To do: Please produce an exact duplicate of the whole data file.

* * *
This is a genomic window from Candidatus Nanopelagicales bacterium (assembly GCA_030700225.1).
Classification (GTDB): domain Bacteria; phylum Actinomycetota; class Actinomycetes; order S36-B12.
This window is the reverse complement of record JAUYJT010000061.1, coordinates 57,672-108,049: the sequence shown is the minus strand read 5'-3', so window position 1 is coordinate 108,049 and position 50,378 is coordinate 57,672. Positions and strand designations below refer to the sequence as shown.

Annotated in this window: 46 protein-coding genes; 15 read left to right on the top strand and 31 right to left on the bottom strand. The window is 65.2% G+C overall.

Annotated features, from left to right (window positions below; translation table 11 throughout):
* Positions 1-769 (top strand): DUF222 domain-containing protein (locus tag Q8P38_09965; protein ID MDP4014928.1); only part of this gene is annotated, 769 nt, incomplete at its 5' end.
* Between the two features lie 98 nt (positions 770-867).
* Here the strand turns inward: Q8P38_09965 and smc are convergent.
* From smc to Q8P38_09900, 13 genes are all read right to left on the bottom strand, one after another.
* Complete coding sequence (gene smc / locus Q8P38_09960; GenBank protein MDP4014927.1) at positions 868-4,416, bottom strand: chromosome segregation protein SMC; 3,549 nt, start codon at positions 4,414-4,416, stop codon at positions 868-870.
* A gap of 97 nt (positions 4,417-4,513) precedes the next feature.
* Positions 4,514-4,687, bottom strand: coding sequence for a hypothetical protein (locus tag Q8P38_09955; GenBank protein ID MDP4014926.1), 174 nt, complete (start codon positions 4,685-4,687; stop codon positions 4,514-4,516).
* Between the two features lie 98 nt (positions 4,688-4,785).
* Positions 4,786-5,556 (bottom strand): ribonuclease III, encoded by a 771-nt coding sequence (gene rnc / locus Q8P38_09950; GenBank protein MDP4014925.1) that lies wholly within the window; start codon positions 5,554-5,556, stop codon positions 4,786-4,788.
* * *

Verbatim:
This is a genomic window from Candidatus Nanopelagicales bacterium (assembly GCA_030700225.1).
Classification (GTDB): domain Bacteria; phylum Actinomycetota; class Actinomycetes; order S36-B12.
This window is the reverse complement of record JAUYJT010000061.1, coordinates 57,672-108,049: the sequence shown is the minus strand read 5'-3', so window position 1 is coordinate 108,049 and position 50,378 is coordinate 57,672. Positions and strand designations below refer to the sequence as shown.

Annotated in this window: 46 protein-coding genes; 15 read left to right on the top strand and 31 right to left on the bottom strand. The window is 65.2% G+C overall.

Annotated features, from left to right (window positions below; translation table 11 throughout):
* Positions 1-769 (top strand): DUF222 domain-containing protein (locus tag Q8P38_09965; protein ID MDP4014928.1); only part of this gene is annotated, 769 nt, incomplete at its 5' end.
* Between the two features lie 98 nt (positions 770-867).
* Here the strand turns inward: Q8P38_09965 and smc are convergent.
* From smc to Q8P38_09900, 13 genes are all read right to left on the bottom strand, one after another.
* Complete coding sequence (gene smc / locus Q8P38_09960; GenBank protein MDP4014927.1) at positions 868-4,416, bottom strand: chromosome segregation protein SMC; 3,549 nt, start codon at positions 4,414-4,416, stop codon at positions 868-870.
* A gap of 97 nt (positions 4,417-4,513) precedes the next feature.
* Positions 4,514-4,687, bottom strand: coding sequence for a hypothetical protein (locus tag Q8P38_09955; GenBank protein ID MDP4014926.1), 174 nt, complete (start codon positions 4,685-4,687; stop codon positions 4,514-4,516).
* Between the two features lie 98 nt (positions 4,688-4,785).
* Positions 4,786-5,556 (bottom strand): ribonuclease III, encoded by a 771-nt coding sequence (gene rnc / locus Q8P38_09950; GenBank protein MDP4014925.1) that lies wholly within the window; start codon positions 5,554-5,556, stop codon positions 4,786-4,788.